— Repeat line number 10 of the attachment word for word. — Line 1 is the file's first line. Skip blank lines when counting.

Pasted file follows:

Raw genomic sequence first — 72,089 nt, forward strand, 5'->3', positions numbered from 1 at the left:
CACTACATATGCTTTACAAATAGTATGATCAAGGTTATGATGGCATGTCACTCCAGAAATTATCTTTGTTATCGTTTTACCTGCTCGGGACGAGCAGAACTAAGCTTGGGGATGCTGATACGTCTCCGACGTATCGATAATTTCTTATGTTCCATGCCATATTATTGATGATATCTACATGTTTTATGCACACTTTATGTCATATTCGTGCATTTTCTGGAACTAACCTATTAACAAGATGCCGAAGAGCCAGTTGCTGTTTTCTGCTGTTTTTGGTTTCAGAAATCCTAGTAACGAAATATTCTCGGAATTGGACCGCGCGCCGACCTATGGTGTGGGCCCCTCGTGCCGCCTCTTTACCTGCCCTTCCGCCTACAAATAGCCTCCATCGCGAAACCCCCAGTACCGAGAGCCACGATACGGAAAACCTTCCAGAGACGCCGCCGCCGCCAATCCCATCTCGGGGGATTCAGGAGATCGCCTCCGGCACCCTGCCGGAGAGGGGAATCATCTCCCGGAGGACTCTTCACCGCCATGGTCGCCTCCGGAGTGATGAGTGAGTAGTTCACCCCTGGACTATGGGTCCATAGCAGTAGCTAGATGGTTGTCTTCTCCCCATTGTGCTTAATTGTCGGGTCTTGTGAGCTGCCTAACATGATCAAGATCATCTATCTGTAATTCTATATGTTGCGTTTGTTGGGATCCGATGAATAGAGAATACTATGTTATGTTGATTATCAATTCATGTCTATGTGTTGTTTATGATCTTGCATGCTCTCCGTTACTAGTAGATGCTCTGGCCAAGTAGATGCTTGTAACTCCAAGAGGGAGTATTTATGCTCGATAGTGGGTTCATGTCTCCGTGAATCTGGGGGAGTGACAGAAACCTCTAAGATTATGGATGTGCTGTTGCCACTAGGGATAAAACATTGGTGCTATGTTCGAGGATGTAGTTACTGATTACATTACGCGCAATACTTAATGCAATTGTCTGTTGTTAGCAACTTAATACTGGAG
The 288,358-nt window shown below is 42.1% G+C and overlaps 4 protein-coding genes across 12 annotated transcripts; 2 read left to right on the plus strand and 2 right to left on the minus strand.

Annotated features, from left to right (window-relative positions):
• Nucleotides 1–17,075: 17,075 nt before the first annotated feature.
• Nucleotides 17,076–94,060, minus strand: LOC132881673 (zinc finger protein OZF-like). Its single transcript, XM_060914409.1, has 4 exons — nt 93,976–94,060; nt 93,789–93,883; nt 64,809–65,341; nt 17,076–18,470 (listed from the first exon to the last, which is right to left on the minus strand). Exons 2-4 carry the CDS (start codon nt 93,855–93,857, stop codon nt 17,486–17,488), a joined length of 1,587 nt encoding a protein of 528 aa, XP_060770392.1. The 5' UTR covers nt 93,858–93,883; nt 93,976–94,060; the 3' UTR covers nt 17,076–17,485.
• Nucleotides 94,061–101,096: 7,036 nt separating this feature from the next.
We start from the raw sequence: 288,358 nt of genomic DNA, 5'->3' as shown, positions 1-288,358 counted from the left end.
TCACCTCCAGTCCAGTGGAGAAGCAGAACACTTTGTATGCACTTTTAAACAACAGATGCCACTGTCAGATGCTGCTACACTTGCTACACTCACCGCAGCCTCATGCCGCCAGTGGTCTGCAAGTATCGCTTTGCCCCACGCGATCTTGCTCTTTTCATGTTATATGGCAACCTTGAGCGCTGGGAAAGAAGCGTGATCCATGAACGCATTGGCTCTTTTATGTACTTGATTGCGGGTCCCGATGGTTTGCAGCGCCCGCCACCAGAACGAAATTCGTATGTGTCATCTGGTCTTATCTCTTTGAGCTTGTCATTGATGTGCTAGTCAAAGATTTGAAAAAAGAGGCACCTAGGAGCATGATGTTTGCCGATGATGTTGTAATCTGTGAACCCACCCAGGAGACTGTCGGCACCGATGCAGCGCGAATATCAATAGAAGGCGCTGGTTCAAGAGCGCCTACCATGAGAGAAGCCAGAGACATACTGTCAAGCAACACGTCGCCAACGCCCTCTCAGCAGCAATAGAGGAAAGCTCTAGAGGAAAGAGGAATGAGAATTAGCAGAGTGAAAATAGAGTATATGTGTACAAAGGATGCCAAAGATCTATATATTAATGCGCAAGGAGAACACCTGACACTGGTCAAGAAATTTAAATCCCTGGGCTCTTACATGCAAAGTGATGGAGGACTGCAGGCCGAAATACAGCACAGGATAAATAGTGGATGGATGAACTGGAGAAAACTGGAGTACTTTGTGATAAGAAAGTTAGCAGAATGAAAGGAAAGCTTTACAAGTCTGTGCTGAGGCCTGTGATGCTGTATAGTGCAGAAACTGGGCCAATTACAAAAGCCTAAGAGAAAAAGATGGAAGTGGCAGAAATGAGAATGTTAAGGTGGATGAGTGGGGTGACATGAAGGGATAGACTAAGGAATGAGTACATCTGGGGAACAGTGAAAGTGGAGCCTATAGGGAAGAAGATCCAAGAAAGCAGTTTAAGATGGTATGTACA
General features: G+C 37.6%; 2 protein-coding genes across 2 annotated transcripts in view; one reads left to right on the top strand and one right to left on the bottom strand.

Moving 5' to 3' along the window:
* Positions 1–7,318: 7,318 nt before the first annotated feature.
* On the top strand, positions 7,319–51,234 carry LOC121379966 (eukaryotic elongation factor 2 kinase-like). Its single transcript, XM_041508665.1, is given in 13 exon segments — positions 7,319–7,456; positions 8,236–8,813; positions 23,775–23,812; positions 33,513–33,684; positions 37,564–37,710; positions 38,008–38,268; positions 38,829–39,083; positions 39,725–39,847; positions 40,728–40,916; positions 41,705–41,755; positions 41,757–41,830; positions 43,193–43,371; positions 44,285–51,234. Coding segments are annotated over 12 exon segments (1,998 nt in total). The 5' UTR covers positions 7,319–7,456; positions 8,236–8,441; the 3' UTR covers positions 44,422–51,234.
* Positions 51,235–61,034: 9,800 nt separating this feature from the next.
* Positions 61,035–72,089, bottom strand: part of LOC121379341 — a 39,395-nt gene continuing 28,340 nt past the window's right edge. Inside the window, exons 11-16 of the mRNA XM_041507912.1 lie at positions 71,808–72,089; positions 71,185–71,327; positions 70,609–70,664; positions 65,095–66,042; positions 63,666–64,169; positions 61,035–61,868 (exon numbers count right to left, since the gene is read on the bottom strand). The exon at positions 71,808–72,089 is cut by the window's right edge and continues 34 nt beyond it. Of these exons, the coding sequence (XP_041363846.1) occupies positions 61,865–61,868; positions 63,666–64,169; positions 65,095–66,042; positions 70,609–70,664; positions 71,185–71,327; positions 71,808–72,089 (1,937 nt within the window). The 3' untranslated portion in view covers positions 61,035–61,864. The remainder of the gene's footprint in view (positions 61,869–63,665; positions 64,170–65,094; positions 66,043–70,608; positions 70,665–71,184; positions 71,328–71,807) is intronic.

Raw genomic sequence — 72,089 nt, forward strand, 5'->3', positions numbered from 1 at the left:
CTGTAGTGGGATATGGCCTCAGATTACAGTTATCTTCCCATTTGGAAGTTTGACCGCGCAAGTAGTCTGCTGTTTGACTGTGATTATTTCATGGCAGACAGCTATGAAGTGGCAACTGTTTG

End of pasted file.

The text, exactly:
General features: G+C 37.6%; 2 protein-coding genes across 2 annotated transcripts in view; one reads left to right on the top strand and one right to left on the bottom strand.